The CDC estimates that there were approximately 17,000 new (acute) HCV infections in 2007 in NC, although the disease is rarely reported because individuals with new infections usually have no symptom. N.C. reported 122 cases of acute HCV in 2013 and, like other states, we do not track chronic HCV infections.
In keeping with this, Greensboro has recently undertaken efforts to create a program to combat this issue. The principal intent was to design and implement a multi-faceted approach directed towards reducing the burden of disease from viral hepatitis. They sought to do this by decreasing the incidence of new infections, decreasing risks for progression to chronic liver disease, improving screening activities for chronic and acute hepatitis, improving standard of care for viral hepatitis, and reducing barriers that stand in the way of treating active drug users. Focus also feel on ensuring that reinfection among the participants that were treated will be highly unlikely due to their being ensured access to sterile equipment, as well as adopting drug using behaviors that ensures the safety of our participants.
San Francisco Chapter is in an area where harm reduction has stayed ahead of the curve but the health disparities are so great that users in San Francisco felt compelled to come together and create a drug user union. Having heard about USU Seattle they contacted Shilo and the rest is history!
San Francisco has one of the largest HIV positive populations in the United States with a prevalence of 15,979. At the end of 2014, 9,567 of those individuals were living with AIDS. In 2014, there were 302 new HIV cases. 54% were between the ages of 30-49 years old. San Francisco is home to an estimated 16,000 injection drug users. There were 1,569 new cases of hepatitis C last year and around 12,000 cases of chronic HCV. The HIV rate is 13 per 100,000 however in the neighborhoods USU facilitates outreach the HIV rate is 294 per 100,000. San Francisco is struggling with major health disparities that our members are very interested in examining and determining the root causes of. USU is busy advocating for immediate action in these communities because we believe that everyone has the right and the desire to be healthy!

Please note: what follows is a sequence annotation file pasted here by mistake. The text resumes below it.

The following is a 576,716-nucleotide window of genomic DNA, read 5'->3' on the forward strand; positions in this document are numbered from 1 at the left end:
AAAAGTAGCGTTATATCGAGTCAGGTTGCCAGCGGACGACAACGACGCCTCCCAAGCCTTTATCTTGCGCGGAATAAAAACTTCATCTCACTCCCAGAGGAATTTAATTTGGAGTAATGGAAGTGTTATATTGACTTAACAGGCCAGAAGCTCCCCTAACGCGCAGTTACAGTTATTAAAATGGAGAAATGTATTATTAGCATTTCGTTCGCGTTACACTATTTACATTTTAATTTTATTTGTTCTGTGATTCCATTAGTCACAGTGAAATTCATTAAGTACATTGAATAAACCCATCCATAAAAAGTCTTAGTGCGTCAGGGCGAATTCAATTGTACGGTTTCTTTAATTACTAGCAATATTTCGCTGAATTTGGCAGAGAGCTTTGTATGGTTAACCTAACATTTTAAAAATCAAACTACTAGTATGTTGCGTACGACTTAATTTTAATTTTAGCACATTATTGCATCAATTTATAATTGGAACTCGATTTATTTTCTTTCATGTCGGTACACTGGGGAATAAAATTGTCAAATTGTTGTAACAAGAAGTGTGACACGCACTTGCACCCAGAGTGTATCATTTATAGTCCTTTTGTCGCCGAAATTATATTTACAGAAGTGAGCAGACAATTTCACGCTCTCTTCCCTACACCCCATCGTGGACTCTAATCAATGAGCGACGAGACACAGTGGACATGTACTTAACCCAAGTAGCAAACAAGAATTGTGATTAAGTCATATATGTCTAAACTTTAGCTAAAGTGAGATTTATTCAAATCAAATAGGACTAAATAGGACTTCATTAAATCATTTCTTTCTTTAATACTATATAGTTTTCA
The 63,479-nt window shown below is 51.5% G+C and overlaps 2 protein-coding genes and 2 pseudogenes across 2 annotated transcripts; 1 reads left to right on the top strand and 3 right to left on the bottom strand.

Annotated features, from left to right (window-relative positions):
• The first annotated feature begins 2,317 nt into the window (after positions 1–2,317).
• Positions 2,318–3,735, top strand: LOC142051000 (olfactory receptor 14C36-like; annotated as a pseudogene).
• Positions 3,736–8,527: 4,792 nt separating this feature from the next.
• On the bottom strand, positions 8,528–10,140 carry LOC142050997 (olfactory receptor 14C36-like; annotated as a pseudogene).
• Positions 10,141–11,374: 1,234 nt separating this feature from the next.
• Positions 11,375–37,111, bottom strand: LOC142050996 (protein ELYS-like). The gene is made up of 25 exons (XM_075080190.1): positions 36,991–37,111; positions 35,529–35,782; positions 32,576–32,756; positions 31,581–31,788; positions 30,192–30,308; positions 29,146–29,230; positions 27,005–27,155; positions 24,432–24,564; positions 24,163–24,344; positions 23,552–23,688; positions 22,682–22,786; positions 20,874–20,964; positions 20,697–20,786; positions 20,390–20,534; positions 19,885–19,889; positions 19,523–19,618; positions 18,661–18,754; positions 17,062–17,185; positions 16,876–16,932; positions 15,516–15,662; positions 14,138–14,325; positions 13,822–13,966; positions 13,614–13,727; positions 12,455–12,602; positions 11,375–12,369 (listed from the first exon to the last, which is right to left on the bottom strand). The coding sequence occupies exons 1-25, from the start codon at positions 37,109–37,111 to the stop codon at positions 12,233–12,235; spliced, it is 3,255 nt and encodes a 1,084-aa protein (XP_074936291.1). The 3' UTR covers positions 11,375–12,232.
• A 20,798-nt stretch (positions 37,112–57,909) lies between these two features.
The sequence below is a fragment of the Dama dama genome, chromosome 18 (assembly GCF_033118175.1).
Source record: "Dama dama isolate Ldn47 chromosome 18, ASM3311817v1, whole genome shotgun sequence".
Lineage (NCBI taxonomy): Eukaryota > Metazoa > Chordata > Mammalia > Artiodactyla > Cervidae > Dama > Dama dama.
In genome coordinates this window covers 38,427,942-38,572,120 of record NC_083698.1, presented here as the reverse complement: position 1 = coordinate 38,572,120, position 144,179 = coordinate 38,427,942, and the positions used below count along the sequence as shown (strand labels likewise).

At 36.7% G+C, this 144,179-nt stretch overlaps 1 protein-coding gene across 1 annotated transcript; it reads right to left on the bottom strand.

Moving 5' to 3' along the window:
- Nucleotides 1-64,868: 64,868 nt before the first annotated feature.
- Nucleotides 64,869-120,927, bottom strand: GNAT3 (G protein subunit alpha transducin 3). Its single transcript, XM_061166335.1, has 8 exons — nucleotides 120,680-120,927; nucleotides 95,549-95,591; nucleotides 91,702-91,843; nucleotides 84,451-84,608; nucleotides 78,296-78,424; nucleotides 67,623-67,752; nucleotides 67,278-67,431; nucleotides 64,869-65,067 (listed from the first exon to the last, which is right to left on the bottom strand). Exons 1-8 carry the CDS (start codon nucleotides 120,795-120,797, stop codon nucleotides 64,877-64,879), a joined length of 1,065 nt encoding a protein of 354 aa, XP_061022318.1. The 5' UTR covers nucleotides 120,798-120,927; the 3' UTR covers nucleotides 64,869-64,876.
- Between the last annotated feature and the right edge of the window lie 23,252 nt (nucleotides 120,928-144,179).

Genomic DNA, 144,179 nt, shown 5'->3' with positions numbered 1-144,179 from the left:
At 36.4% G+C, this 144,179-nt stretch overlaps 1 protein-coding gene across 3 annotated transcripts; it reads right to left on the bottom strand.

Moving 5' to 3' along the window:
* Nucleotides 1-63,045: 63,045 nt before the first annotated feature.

The statistics are alarming, black people only make up 6.6 % of the population yet they represent 11% of the HIV disease burden, 33% of the HCV disease burden and 23.5% of co-infections. Reducing HIV rates is an important part of reducing HCV because people with HIV are more likely to transmit the virus and HIV accelerates HCV disease. It is estimated that around 11% of Californians don’t know their HIV status. HIV and HCV Coinfection is another huge problem with 1/3rd of HIV positive individuals being infected with HCV and the majority of HCV is related to injection drug use. San Francisco health officials reported that crack users with no history of injection were presenting with elevated rates of HCV. San Francisco USU worked closely with Seattle USU advocating for, and then implementing a community ran crack pipe exchange similar to the model successfully used in Seattle to reduce HCV rates among non-injectors.
All three of our chapters are extremely valuable and have the ability to reach the people that need HCV services most.
Without our unions drug users lose their voice, they become powerless to affect change, and everyone suffers. We are an effective, transparent organization that has the ability to make a huge difference please help us